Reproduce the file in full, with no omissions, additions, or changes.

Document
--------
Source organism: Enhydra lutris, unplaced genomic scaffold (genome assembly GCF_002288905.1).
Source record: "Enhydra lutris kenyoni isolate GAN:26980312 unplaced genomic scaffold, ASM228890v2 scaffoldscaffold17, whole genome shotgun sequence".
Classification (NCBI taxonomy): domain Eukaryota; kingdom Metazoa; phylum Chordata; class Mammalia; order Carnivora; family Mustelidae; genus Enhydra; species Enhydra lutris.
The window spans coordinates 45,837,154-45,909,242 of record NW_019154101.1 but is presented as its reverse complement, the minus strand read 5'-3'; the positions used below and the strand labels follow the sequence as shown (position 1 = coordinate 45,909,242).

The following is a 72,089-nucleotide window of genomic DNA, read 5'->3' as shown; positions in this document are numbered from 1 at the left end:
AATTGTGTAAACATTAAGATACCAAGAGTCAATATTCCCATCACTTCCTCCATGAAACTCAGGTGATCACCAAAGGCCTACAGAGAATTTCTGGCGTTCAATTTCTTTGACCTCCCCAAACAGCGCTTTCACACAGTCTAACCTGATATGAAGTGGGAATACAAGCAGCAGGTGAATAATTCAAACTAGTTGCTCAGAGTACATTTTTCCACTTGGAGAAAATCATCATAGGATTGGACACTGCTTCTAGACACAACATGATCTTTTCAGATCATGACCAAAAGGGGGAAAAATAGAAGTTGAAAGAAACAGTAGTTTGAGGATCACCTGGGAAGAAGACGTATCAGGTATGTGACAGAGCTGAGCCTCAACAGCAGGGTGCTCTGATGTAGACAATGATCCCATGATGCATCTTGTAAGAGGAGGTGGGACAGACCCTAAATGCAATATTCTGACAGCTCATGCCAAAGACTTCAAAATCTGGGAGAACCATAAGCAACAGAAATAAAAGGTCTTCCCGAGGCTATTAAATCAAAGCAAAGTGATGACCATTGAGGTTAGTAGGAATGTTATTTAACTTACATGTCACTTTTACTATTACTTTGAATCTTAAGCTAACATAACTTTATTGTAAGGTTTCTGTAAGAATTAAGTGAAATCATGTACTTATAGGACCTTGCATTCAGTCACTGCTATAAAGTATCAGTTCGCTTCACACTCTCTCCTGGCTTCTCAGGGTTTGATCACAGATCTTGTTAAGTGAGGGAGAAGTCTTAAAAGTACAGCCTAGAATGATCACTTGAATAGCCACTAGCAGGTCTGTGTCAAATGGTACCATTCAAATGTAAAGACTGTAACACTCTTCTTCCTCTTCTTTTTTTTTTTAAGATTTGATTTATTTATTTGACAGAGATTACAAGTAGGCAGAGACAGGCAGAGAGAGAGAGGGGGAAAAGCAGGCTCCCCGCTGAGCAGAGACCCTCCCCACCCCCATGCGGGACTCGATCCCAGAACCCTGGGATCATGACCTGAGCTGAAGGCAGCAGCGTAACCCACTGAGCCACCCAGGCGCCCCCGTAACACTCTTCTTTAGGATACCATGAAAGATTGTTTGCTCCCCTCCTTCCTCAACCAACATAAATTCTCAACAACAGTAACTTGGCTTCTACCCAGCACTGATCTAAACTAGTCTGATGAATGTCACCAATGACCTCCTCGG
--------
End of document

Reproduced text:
Source organism: Enhydra lutris, unplaced genomic scaffold (genome assembly GCF_002288905.1).
Source record: "Enhydra lutris kenyoni isolate GAN:26980312 unplaced genomic scaffold, ASM228890v2 scaffoldscaffold17, whole genome shotgun sequence".
Classification (NCBI taxonomy): domain Eukaryota; kingdom Metazoa; phylum Chordata; class Mammalia; order Carnivora; family Mustelidae; genus Enhydra; species Enhydra lutris.
The window spans coordinates 45,837,154-45,909,242 of record NW_019154101.1 but is presented as its reverse complement, the minus strand read 5'-3'; the positions used below and the strand labels follow the sequence as shown (position 1 = coordinate 45,909,242).

The following is a 72,089-nucleotide window of genomic DNA, read 5'->3' as shown; positions in this document are numbered from 1 at the left end:
AATTGTGTAAACATTAAGATACCAAGAGTCAATATTCCCATCACTTCCTCCATGAAACTCAGGTGATCACCAAAGGCCTACAGAGAATTTCTGGCGTTCAATTTCTTTGACCTCCCCAAACAGCGCTTTCACACAGTCTAACCTGATATGAAGTGGGAATACAAGCAGCAGGTGAATAATTCAAACTAGTTGCTCAGAGTACATTTTTCCACTTGGAGAAAATCATCATAGGATTGGACACTGCTTCTAGACACAACATGATCTTTTCAGATCATGACCAAAAGGGGGAAAAATAGAAGTTGAAAGAAACAGTAGTTTGAGGATCACCTGGGAAGAAGACGTATCAGGTATGTGACAGAGCTGAGCCTCAACAGCAGGGTGCTCTGATGTAGACAATGATCCCATGATGCATCTTGTAAGAGGAGGTGGGACAGACCCTAAATGCAATATTCTGACAGCTCATGCCAAAGACTTCAAAATCTGGGAGAACCATAAGCAACAGAAATAAAAGGTCTTCCCGAGGCTATTAAATCAAAGCAAAGTGATGACCATTGAGGTTAGTAGGAATGTTATTTAACTTACATGTCACTTTTACTATTACTTTGAATCTTAAGCTAACATAACTTTATTGTAAGGTTTCTGTAAGAATTAAGTGAAATCATGTACTTATAGGACCTTGCATTCAGTCACTGCTATAAAGTATCAGTTCGCTTCACACTCTCTCCTGGCTTCTCAGGGTTTGATCACAGATCTTGTTAAGTGAGGGAGAAGTCTTAAAAGTACAGCCTAGAATGATCACTTGAATAGCCACTAGCAGGTCTGTGTCAAATGGTACCATTCAAATGTAAAGACTGTAACACTCTTCTTCCTCTTCTTTTTTTTTTTAAGATTTGATTTATTTATTTGACAGAGATTACAAGTAGGCAGAGACAGGCAGAGAGAGAGAGGGGGAAAAGCAGGCTCCCCGCTGAGCAGAGACCCTCCCCACCCCCATGCGGGACTCGATCCCAGAACCCTGGGATCATGACCTGAGCTGAAGGCAGCAGCGTAACCCACTGAGCCACCCAGGCGCCCCCGTAACACTCTTCTTTAGGATACCATGAAAGATTGTTTGCTCCCCTCCTTCCTCAACCAACATAAATTCTCAACAACAGTAACTTGGCTTCTACCCAGCACTGATCTAAACTAGTCTGATGAATGTCACCAATGACCTCCTCGG